Those were the days and a team had to declare what they would play, ASA or ISC. Teams or players couldn't play both in the same year. ISC was the outlaw according to ASA. They didn't get along. ISC was man's fast pitch only. ASA was everything, men,women, youth, in both fast pitch and slow pitch. ISC is about dead, and the ASA is still alive with girls FP and all slow pitch.
Ray, Did you get to watch any Sealmaster or Home Savings games? I just saw Three of the old Sealmaster players when I was visiting my 89 yo old father in early March. I played with Home in 73 behind Sterkel, Brubaker and Carlson. i wasn't needed and I only got to throw 11 games that year. I was used to throwing 40.
Is that the same Bobby Wills hall of famer in Virginia now? He does an amazing girls camp in Hampton roads. Outstanding God fearing man there. .
Bob Wills grew up in my hometown of Ishpeming, Michigan and was my Babe Ruth baseball coach in 1960. The last I knew he was living in California. Does anyone have any knowledge of his current address or how I may contact him? Thank you for any information you can provide. While it is unlikely that he will remember, he gave me the nickname "Shants" which is my user name on this site.
I grew up in Ishpeming, Michigan, the hometown of Bob Wills. He was my Babe Ruth baseball coach in 1960. I am trying to locate him. The last I knew he was living in Long Beach but that was many years ago. He also "taught" me to pitch and I made use of that skill in the Army at Fort Knox in 1969, never achieving the goals that Bob attained however. While it is unlikely that he would remember, he also gave me my nickname, "Shants", which is the user name I am using on this site. If anyone knows whatever became of Bob, I would appreciate any information you may have. Thank you for this post and telling of a game Bob played in back in 1966.
Sterkel Elected to International Softball Federation Hall Of Fame
By Bill Plummer III, Hall of Fame Manager, National Softball Hall of Fame, (405) 425-3433
Truck drivers travel many, many miles during a career. Sooner or later they reach their final destination. Harvey Sterkel reached his final destination in 1956. That's when he came from Denver, CO largely unknown to Aurora, IL to pitch fast pitch softball for the fames Aurora Sealmasters. Than 22, Sterkel had been driving a truck to support his family, which included the first of his three sons and his wife Gloria.
"I was going to be paid to work, not paid to play," said Sterkel, 67, now vice president of the company he was originally hired to work for by than president Charles Hurd. "He (Hurd) told me I was being given an opportunity and it would be up to me to make the most of it."
Strong words, but not for Sterkel who had learned the value of hard work and determination growing up in Denver, CO where his older brother Robert taught him how to pitch. Originally Robert. Who died of a heart attack at 45, was a figure-eight hurler and taught Harvey the same pitching style.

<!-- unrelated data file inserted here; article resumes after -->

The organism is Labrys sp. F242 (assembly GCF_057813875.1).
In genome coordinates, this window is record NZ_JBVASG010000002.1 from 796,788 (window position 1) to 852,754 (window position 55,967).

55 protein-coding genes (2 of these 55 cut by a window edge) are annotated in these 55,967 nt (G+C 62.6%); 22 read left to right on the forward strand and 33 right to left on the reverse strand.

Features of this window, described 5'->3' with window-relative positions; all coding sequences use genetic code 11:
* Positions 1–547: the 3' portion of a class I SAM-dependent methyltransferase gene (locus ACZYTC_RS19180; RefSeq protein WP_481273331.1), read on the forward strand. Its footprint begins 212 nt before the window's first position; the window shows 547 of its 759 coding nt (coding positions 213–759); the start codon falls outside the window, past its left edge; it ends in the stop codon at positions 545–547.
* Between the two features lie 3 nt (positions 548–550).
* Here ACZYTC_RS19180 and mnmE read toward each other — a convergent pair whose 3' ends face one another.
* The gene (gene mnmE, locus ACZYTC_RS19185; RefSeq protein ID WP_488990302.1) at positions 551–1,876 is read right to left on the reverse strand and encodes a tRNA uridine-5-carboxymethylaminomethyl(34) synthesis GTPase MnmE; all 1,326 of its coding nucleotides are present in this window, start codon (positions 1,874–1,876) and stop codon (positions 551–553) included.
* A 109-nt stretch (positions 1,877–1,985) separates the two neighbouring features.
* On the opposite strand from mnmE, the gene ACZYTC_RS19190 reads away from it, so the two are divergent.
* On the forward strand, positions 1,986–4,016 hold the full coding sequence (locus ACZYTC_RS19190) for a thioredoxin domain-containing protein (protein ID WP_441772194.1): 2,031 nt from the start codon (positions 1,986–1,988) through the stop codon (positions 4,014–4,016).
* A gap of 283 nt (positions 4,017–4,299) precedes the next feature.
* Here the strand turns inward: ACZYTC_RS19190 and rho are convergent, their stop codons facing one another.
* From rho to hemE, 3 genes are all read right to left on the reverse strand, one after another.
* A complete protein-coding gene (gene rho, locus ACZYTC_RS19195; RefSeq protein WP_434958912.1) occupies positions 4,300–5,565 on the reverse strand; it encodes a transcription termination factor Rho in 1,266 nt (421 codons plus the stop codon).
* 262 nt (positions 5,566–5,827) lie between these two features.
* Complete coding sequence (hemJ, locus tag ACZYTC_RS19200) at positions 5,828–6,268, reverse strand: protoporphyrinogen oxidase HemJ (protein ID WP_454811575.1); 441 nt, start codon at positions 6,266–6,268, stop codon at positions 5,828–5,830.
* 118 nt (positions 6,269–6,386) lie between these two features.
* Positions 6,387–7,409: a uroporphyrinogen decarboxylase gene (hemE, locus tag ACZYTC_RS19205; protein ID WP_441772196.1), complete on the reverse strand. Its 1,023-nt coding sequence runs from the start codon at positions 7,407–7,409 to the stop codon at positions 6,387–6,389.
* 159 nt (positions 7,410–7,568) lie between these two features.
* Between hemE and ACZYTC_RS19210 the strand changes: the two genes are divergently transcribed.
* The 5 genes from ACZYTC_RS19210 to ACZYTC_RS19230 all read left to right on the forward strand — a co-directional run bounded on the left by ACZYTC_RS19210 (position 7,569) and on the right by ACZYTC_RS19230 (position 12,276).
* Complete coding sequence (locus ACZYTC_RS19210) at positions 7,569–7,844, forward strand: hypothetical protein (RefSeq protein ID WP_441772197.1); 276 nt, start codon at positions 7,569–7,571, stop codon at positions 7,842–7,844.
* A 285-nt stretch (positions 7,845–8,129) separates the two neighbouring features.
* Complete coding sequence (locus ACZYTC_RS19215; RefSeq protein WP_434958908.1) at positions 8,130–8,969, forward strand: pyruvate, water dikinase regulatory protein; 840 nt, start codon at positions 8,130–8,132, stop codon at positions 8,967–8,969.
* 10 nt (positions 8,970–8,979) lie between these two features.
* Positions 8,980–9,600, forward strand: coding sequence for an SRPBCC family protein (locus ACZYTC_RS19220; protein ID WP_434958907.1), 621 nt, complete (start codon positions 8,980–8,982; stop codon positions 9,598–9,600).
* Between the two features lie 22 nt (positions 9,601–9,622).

"But the pitching distance was changes from 40 to 43 feet, my brother changes to being a slingshot hurler and also taught me how to pitch that way," Sterkel said. Sterkel, who started pitching in the fifth grade, appeared at his first ASA national championship at 16 and in the years that followed established himself as one of the greatest fast pitch hurlers of all-time.
Already a member of the ASA National Hall of Fame, Sterkel will now be enshrined next year in the ISF (International Softball Federation) Hall of Fame at the annual meeting in Reno, NV.
Almost speechless when informed of his election, Sterkel is the second USA player elected and the first male player. Sterkel admitted, "this award is certainly right at the top" of the honors he's received during his career. Sterkel twice hurled the Sealmasters to ISF World championships, 1966 and 1968, and was unbeaten (7-0) in ISF World competition. In 1966, he was 4-0 and two years later 3-0. In 45 1/3 innings he struck out 74 batters, walked 15 and allowed only three runs (two earned). In the 1966 World championship he hurled the gold metal game and was named MVP of the championship.
Besides the two World Championships, Sterkel had another highlight when he single-handed pitched Aurora to its first ASA national championship.
The Sealmasters lost their first game and won nine in a row to cop the crown. Sterkel won eight games in a row including 24 scoreless innings in three games on the final day of the championship. In 60 2/3 innings Sterkel struck out 84 allowed four runs, walked 11 and allowed 28 hits. He beat the famed Clearwater, FL Bombers twice on the final day by identical 1-0 scores, the first two runs allowed by the Bombers after five shutouts. Sterkel and Hall of Fame pitchers Bobby Spell and Bill Massey in the two Clearwater games allowing nine hits. "The game (softball) has been great to me," said Sterkel, who likewise has been good to softball.
After retiring as an active player in 1977, Sterkel continued to stay involved by giving numerous clinics or helping the Aurora fast pitch team where necessary.
His three sons also became pitchers. None reached the level of their famous dad.
Sterkel pitching was a picture of controlled power and grace and he had tremendous control. He pitched anyplace, anytime, against any team with never a complaint, and he did it at times with an arm so sore that a less of a man would have thrown in the towel. Not Sterkel, who was respected for not only his abilities as a world-class athlete but as a world-class human.
Crack a nut, good. Monkey butt, bad.